10. Your fans are awesome people and they want you to succeed.

As invested as I was in my project, the fans really made it special. I was overwhelmed by the support we received, and how they wanted to get involved. Your fans are great, so make sure that you treat them well post-project. If someone puts down a pledge for your book, remember that they really want to see it happen.

This is probably one of the longest blogs I have ever written, and it could have easily been twice as long. If this came off like me bragging at all then I apologize because that was never my intent; I just wanted to reflect on a great experience that was only made possible by some great people who decided to take a gamble and show their support for us. Hopefully, this article can help someone else to experience the same.

Jinn Warriors Volume 1 – The Devil’s War

This gripping “Reality-Based Fantasy” is best described as Lord of the Rings meets The Devil’s Advocate. It is where history, as well as the future of humanity, are examined under Islamic and Biblical light, in an effort to comprehend the nature of the Devil, his minions, and plans for the demise of Humanity.

What can we do to ensure that Humanity not only survives, but wins and thrives?

Marwan ElNashar brings his Action/Fantasy tale to Lucha Comics. Incredible artwork and an ageless story bring together a team of interfaith heroes that must put aside their differences because they are the only ones that can save our planet.

Volume 1: The Devil’s War
A Pharonic Queen that helped Moses during the Exodus, A Rabbi that aided Jesus, and a Roman commander that saves Mohamed, find a way to unite in the spiritual dimension of Jannahim. They must set aside their differences to prevent Satan from recruiting the Third Horsemen of the Apocalypse and edging ever closer to completing his army of darkness!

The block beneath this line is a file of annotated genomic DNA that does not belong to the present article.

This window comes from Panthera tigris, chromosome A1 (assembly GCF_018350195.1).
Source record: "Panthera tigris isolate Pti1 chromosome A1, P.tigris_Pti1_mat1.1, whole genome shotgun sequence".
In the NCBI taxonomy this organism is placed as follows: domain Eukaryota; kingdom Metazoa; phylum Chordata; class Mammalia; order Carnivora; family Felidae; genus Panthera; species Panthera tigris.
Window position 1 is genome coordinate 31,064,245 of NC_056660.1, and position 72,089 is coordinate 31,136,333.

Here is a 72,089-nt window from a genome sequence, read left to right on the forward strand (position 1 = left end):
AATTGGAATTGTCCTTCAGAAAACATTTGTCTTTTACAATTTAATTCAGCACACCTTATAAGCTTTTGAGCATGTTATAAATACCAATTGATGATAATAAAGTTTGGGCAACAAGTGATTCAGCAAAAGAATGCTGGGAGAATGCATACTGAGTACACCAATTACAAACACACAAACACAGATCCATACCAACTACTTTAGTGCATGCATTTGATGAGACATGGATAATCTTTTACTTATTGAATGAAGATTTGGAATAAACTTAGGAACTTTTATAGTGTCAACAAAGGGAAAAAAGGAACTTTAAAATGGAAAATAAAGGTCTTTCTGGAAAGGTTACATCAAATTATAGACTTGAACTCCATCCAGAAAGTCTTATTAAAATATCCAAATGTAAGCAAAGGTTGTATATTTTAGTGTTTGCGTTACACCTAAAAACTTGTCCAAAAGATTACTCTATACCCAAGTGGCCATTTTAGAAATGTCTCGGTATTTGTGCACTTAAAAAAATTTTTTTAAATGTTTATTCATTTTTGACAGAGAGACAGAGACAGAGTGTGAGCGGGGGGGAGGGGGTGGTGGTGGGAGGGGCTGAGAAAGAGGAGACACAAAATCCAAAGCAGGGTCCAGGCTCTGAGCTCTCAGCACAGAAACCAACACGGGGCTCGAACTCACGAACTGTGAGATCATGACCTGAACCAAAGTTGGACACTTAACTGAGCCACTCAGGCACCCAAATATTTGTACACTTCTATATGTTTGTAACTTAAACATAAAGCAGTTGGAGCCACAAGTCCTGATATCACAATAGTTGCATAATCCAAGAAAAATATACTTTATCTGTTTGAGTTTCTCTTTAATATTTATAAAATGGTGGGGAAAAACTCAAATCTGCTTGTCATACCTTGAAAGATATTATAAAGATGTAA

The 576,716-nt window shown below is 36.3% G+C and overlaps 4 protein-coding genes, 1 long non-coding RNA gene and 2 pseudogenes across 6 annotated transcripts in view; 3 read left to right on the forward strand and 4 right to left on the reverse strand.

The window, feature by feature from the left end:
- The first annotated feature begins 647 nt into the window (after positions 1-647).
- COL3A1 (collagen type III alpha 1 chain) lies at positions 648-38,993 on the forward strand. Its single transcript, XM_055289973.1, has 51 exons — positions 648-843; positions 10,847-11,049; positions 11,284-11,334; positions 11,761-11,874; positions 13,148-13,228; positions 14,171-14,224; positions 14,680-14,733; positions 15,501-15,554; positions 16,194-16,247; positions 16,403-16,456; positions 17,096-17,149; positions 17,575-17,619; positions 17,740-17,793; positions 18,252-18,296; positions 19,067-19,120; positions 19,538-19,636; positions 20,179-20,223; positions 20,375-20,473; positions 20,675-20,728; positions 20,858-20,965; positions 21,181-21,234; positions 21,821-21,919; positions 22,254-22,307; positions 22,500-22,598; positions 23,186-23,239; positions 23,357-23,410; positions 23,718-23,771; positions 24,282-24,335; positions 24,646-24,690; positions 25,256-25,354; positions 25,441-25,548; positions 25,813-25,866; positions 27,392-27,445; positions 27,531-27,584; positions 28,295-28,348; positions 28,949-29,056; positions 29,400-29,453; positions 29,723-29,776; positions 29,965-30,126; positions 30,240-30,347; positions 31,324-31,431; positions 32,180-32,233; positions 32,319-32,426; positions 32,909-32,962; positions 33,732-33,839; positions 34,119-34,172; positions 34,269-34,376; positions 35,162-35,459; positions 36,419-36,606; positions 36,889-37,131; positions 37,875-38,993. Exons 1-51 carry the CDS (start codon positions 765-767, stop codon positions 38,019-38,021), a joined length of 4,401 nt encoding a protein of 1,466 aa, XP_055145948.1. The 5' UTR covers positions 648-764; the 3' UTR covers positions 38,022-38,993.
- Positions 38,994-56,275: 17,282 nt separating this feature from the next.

“For we wrestle not against flesh and blood, but against the rulers, against the authorities, against the cosmic powers over this present darkness, against the spiritual forces of evil in a concealed realm.”

Lucha Comics is thrilled to partner with MARZ publishing to bring this story to our readers. Expect it very soon on Google Play, Amazon Kindle, Comics+, and ComiXology!

Faded Memories #2

When you’re lost with no way home, every step could be your last. This is a lesson our two mysterious protagonists learned quickly, as they make their way through unfamiliar and unforgiving territory.

Jory Abbott was inspired to tell this story through the artwork of Jeff Harvey as he felt that he was at a bit of a low point, a darker place. This led to an origin story that might be a bit darker than what most Comic Book readers are used to. Jory and Jeff have really poured themselves into this book, with characters that are a reflection of reality. There will always be things that go bump in the night. The genesis project created two people who could bump a little bit harder.

 

Guestblog: Ian Yarrington ComicBooked.com

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I grew up in the Pacific Northwest, a den for everything comic book related, and of course that meant that I fell in love with everything comic book related.  I remember watching Batman and X-Men cartoons on TV, sprinkled in between classics like GI Joe, Transformers, and Thundercats.  As time has gone by our culture along with the quality and quantity of product has grown to extraordinary proportions, and I’m more than grateful to have a small part in all of this growth.  I absolutely love indie creators and the passion they show for their product; it’s unmatched in any other industry and it pumps me up to see others so passionate about their comics.  Often times indie creators are overlooked and under appreciated in the comic industry, so it’s my mission to shine a light on them and get their message out to the public.